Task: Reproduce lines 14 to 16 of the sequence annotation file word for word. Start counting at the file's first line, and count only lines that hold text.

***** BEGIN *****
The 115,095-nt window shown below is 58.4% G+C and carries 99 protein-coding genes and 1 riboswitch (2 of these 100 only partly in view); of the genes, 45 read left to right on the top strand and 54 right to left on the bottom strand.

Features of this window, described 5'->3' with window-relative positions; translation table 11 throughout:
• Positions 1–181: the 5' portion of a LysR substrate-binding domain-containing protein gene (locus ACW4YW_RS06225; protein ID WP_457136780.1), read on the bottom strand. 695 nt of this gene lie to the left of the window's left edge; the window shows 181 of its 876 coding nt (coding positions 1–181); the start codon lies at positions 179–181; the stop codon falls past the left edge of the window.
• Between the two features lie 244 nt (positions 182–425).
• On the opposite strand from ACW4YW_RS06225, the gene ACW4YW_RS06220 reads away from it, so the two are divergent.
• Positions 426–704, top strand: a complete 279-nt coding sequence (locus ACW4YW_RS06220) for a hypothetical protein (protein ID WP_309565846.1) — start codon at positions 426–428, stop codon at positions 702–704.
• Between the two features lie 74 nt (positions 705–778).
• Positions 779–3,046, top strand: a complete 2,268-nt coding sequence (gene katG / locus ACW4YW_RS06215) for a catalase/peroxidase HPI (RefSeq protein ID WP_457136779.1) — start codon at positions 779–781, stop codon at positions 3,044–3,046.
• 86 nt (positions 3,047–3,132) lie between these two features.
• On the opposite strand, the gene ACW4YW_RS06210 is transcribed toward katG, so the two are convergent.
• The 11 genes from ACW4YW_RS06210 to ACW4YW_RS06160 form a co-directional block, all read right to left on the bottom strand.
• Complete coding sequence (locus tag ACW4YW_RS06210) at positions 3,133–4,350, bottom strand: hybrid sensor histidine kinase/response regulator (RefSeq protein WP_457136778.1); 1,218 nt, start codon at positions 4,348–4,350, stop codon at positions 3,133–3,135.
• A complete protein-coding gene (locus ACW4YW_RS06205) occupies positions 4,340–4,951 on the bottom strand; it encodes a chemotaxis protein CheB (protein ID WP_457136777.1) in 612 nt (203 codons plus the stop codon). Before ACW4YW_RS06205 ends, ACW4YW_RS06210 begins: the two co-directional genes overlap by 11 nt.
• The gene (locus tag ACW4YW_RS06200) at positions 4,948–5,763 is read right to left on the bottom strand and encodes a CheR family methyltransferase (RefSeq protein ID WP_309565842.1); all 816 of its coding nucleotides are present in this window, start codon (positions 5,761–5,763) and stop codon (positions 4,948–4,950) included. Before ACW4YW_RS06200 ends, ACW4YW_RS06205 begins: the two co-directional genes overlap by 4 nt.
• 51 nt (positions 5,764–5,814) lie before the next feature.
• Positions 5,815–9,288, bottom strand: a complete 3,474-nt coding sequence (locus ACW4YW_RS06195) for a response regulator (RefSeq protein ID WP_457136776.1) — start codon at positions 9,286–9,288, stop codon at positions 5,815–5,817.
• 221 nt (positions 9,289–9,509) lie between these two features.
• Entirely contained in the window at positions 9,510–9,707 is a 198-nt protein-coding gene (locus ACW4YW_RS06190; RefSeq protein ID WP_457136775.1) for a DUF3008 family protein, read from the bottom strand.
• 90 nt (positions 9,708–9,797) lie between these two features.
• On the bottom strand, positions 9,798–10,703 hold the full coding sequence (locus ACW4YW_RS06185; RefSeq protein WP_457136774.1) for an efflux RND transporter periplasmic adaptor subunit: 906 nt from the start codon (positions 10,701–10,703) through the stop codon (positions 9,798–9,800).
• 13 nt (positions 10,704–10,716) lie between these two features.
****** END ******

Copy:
• The gene (locus tag ACW4YW_RS06200) at positions 4,948–5,763 is read right to left on the bottom strand and encodes a CheR family methyltransferase (RefSeq protein ID WP_309565842.1); all 816 of its coding nucleotides are present in this window, start codon (positions 5,761–5,763) and stop codon (positions 4,948–4,950) included. Before ACW4YW_RS06200 ends, ACW4YW_RS06205 begins: the two co-directional genes overlap by 4 nt.
• 51 nt (positions 5,764–5,814) lie before the next feature.
• Positions 5,815–9,288, bottom strand: a complete 3,474-nt coding sequence (locus ACW4YW_RS06195) for a response regulator (RefSeq protein ID WP_457136776.1) — start codon at positions 9,286–9,288, stop codon at positions 5,815–5,817.